While SpaceX is working for NASA’s manned spacecraft designed to send astronauts to the ISS, it also works with other companies to send satellites to the Earth’s orbit.
The latest update from this morning’s launch comes with some good news.
10 Iridium Satellites Are Safe on the Orbit
SpaceX has successfully launched 10 Iridium satellites to the Earth’s orbit a few hours ago. The communication company Iridium plans to replace its satellites, having 10 of them launched now and others scheduled in a few months from now.
To get to into position, SpaceX’s Falcon 9 rocket was launched this morning at 7:39 a.m. EDT from the Vandenberg Air Force Base (California).
According to the company’s spokesperson John Insprucker, the launch had only a second window to precisely insert the satellites.
With that in mind, and with a fob obscuring the rocket until being launched, the launch went smoothly.
With this mission, SpaceX also wanted to try completing two tasks: one was to land the first stage of the rocket on their drone ship and the other one was to catch the rocket’s nose cone with a second boat called “Mr. Steven.”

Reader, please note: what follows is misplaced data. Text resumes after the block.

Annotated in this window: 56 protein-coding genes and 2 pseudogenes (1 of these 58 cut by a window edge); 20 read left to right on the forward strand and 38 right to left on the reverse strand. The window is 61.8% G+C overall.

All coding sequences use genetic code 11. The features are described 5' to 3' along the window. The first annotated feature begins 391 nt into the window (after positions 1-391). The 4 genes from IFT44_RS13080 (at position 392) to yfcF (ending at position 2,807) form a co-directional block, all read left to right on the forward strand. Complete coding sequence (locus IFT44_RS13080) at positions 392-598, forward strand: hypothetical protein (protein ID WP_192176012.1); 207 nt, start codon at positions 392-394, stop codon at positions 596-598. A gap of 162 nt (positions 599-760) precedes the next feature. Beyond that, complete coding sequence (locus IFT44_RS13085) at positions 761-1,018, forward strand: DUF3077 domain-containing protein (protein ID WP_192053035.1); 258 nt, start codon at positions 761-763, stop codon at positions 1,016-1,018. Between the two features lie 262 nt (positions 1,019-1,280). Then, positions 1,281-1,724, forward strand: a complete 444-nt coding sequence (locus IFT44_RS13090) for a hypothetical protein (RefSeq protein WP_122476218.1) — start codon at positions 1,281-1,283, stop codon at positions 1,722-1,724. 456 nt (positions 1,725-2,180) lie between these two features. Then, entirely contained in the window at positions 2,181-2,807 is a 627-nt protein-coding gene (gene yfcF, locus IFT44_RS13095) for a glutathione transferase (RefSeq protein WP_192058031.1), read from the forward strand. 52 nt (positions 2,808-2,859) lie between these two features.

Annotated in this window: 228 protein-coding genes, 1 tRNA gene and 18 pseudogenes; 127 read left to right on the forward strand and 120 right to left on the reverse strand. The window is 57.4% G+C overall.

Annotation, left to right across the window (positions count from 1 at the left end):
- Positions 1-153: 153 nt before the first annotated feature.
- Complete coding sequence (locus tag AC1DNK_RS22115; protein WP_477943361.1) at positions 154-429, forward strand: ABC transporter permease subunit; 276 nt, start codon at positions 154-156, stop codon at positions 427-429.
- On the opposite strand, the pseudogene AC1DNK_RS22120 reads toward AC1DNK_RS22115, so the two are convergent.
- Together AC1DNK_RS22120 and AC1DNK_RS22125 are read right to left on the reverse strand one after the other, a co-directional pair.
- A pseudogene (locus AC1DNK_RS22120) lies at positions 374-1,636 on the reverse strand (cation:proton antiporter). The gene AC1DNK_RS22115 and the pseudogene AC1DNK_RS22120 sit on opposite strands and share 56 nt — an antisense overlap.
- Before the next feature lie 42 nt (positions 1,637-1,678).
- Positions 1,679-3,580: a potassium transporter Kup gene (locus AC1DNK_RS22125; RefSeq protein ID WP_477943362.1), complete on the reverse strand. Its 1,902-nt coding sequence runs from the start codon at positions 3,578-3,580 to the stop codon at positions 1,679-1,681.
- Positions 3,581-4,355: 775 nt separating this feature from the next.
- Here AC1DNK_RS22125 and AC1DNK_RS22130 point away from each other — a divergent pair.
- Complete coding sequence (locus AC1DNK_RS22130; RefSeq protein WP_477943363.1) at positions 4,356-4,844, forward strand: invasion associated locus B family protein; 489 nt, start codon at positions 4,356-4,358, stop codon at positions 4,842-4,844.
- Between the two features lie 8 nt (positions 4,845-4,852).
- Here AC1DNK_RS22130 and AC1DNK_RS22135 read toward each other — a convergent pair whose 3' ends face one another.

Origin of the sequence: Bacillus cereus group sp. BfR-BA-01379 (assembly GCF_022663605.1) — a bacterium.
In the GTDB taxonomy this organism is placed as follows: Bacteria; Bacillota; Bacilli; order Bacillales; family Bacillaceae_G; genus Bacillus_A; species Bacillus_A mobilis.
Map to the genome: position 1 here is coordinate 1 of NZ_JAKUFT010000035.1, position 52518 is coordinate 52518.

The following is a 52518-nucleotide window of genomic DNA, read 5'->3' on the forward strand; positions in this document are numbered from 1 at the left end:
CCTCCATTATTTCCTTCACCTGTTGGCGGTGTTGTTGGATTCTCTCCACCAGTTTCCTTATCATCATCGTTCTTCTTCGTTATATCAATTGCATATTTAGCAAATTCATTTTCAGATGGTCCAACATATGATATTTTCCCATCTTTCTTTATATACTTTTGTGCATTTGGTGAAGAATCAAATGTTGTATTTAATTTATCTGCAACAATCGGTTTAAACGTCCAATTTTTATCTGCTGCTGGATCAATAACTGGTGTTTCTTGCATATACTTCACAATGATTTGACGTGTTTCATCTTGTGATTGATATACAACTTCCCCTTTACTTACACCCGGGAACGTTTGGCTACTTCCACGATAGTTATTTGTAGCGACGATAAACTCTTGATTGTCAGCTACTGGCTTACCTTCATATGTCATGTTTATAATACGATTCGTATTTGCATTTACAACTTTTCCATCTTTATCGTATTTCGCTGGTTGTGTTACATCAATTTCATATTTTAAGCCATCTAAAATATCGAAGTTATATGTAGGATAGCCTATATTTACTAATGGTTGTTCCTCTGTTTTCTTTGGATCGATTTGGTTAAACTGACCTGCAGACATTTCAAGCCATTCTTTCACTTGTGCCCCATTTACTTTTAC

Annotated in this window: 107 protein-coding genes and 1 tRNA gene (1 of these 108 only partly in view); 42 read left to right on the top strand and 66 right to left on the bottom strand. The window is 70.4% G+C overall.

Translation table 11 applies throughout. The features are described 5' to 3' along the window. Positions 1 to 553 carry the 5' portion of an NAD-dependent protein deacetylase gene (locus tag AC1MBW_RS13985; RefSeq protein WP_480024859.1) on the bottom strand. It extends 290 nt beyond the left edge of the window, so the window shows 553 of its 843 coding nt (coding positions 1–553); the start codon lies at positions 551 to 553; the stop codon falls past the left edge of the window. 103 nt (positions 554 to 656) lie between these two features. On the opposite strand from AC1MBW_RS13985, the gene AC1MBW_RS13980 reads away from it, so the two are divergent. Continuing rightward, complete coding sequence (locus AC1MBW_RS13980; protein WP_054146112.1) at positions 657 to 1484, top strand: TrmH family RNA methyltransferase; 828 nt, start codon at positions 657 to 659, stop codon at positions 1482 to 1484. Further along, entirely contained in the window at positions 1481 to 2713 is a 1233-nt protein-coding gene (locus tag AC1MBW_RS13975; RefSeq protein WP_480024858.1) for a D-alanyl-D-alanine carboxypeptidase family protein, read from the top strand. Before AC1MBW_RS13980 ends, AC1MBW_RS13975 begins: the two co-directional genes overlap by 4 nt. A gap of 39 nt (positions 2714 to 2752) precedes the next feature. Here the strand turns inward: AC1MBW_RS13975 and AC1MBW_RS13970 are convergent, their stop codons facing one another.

Unfortunately, the weather conditions were extreme for the second task, explains Insprucker:
“The weather in the Pacific is bad. We have choppy seas.”
In the live broadcast of the launch, he later said that the weather conditions were the “worst that we’ve ever had for trying to get a first stage on the drone ship.” But they had a successful landing on the drone ship.
And while everyone was hoping to see “Mr. Steven” in action as he would catch the rocket’s fairing with its huge net, it wasn’t meant to be. Insprucker stated shortly after 8:30 a.m. EDT that:
“They did see the payload fairing coming down, but they were not able to catch it in the net.”
Doris’s passion for writing started to take shape in college where she was editor-in-chief of the college newspaper. Even though she ended up working in IT for more than 7 years, she’s now back to what he always enjoyed doing. With a true passion for technology, Doris mostly covers tech-related topics.